CHAPTER XII

Goudar's Chair

If she had written all this to me instead of coming and delivering it viva voce, it would probably have produced no effect; there would have been no tears, no ravishing features. She probably calculated all this, for women have a wonderful instinct in these matters.

That very evening I began my visits, and judged from my welcome that my triumph was nigh at hand. But love fills our minds with idle visions, and draws a veil over the truth.

The fortnight went by without my even kissing her hand, and every time I came I brought some expensive gift, which seemed cheap to me when I obtained such smiles of gratitude in exchange. Besides these presents, not a day passed without some excursion to the country or party at the theatre; that fortnight must have cost me four hundred guineas at the least.

At last it came to an end, and I asked her in the presence of her mother where she would spend the night with me, there or at my house. The mother said that we would settle it after supper, and I made no objection, not liking to tell her that in my house the supper would be more succulent, and a better prelude for the kind of exercise I expected to enjoy.

When we had supped the mother took me aside, and asked me to leave with the company and then to come back. I obeyed, laughing to myself at this foolish mystery, and when I came back I found the mother and the daughter in the parlour, in which a bed had been laid on the floor.

Though I did not much care for this arrangement, I was too amorous to raise any objection at a moment when I thought my triumph was at hand; but I was astonished when the mother asked me if I would like to pay the hundred guineas in advance.

"Oh, fie!" exclaimed the girl; and her mother left the room, and we locked the door.

My amorous feelings, so long pent up within my breast, would soon find relief. I approached her with open arms; but she avoided my caress, and gently begged me to get into bed while she prepared to follow me. I watched her undress with delight, but when she had finished she put out the candles. I complained of this act of hers, but she said she could not sleep with the light shining on her. I began to suspect that I might have some difficulties thrown in my way to sharpen the pleasure, but I determined to be resigned and to overcome them all.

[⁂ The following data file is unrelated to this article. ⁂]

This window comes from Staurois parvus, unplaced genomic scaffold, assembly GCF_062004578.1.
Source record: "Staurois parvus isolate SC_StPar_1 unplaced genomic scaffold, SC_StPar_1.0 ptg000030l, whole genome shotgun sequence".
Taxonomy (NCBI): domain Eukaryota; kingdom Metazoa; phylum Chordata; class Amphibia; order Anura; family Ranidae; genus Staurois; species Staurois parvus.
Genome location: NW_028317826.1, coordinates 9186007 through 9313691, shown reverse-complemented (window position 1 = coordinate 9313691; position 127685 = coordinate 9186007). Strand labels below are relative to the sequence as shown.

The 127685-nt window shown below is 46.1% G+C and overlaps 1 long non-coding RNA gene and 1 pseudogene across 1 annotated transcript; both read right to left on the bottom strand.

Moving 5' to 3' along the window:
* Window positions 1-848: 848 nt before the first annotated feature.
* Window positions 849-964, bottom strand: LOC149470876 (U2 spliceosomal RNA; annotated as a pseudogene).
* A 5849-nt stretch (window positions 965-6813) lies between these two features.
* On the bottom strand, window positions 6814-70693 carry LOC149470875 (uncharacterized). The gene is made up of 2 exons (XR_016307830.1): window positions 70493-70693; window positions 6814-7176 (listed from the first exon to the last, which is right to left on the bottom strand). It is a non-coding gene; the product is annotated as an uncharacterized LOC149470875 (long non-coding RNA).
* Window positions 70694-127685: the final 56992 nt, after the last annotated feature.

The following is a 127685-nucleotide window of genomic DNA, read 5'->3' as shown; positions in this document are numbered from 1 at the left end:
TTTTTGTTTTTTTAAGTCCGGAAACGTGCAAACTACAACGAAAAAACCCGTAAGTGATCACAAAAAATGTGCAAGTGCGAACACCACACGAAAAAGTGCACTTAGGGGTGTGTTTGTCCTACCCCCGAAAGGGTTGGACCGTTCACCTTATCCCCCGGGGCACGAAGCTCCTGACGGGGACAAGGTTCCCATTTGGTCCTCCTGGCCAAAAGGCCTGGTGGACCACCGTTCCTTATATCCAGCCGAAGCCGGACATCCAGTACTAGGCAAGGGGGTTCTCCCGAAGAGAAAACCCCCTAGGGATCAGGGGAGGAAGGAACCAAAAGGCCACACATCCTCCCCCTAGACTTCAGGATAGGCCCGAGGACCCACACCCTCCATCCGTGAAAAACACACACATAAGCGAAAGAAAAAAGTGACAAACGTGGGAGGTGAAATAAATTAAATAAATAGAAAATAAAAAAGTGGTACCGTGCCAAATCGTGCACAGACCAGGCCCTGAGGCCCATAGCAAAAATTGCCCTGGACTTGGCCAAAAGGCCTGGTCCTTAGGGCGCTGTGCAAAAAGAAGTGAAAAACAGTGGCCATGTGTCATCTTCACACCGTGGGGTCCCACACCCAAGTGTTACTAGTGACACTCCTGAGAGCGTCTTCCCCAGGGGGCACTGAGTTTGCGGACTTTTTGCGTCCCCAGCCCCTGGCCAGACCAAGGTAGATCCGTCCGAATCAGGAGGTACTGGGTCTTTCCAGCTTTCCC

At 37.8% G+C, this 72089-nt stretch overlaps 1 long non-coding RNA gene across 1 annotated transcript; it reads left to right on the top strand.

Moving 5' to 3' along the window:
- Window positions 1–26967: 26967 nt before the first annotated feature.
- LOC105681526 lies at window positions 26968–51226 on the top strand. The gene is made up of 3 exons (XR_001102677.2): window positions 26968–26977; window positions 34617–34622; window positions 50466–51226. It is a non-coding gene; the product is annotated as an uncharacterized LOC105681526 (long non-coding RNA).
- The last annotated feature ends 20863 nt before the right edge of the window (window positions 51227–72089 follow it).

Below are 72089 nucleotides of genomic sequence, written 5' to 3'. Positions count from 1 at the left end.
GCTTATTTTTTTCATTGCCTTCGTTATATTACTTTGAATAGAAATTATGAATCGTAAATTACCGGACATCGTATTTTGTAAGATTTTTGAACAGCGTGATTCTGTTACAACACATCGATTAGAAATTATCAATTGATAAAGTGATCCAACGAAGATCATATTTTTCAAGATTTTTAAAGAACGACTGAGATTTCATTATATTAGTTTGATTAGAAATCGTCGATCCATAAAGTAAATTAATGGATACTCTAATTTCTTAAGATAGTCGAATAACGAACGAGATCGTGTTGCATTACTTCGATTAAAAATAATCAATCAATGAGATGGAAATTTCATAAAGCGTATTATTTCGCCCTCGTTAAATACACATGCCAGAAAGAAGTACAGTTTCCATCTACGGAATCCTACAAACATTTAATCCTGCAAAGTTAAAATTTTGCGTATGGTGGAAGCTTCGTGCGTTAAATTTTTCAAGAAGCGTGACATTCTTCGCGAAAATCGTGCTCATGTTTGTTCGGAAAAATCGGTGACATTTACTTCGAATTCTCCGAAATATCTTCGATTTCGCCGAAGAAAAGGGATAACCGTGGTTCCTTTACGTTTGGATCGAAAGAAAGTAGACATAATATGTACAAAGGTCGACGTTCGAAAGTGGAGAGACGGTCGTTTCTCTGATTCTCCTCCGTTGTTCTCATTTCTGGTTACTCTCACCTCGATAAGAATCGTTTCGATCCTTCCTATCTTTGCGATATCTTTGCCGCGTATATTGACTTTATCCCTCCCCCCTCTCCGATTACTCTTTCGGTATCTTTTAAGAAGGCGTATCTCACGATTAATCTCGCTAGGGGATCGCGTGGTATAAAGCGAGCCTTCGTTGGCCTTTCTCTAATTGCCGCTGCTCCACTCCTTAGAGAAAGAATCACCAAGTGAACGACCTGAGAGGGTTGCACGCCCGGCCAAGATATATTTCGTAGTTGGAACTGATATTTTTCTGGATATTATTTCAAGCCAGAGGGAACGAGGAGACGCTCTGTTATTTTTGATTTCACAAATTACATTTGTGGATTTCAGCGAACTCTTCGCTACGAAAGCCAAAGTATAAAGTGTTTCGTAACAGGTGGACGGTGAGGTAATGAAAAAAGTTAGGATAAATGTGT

When I felt her in the bed I tried to clasp her in my arms, but found that she had wrapped herself up in her long night-gown; her arms were crossed, and her head buried in her chest. I entreated, scolded, cursed, but all in vain; she let me go on, and answered not a word.

At first I thought it was a joke, but I soon found out my mistake; the veil fell from my eyes and I saw myself in my true colours, the degraded dupe of a vile prostitute.

Love easily becomes fury. I began to handle her roughly, but she resisted and did not speak. I tore her night-gown to rags, but I could not tear it entirely off her. My rage grew terrible, my hands became talons, and I treated her with the utmost cruelty; but all for nothing. At last, with my hand on her throat, I felt tempted to strangle her; and then I knew it was time for me to go.

It was a dreadful night. I spoke to this monster of a woman in every manner and tone-with gentleness, with argument, rage, remonstrance, prayers, tears, and abuse, but she resisted me for three hours without abandoning her painful position, in spite of the torments I made her endure.

At three o'clock in the morning, feeling my mind and body in a state of exhaustion, I got up and dressed myself by my sense of touch. I opened the parlour door, and finding the street door locked I shook it till a servant came and let me out. I went home and got into bed, but excited nature refused me the sleep I needed so. I took a cup of chocolate, but it would not stay on my stomach, and soon after a shivering fit warned me that I was feverish. I continued to be ill till the next day, and then the fever left m

Memoirs of Casanova Volume 5c The English Page 19

Memoirs of Jacques Casanova

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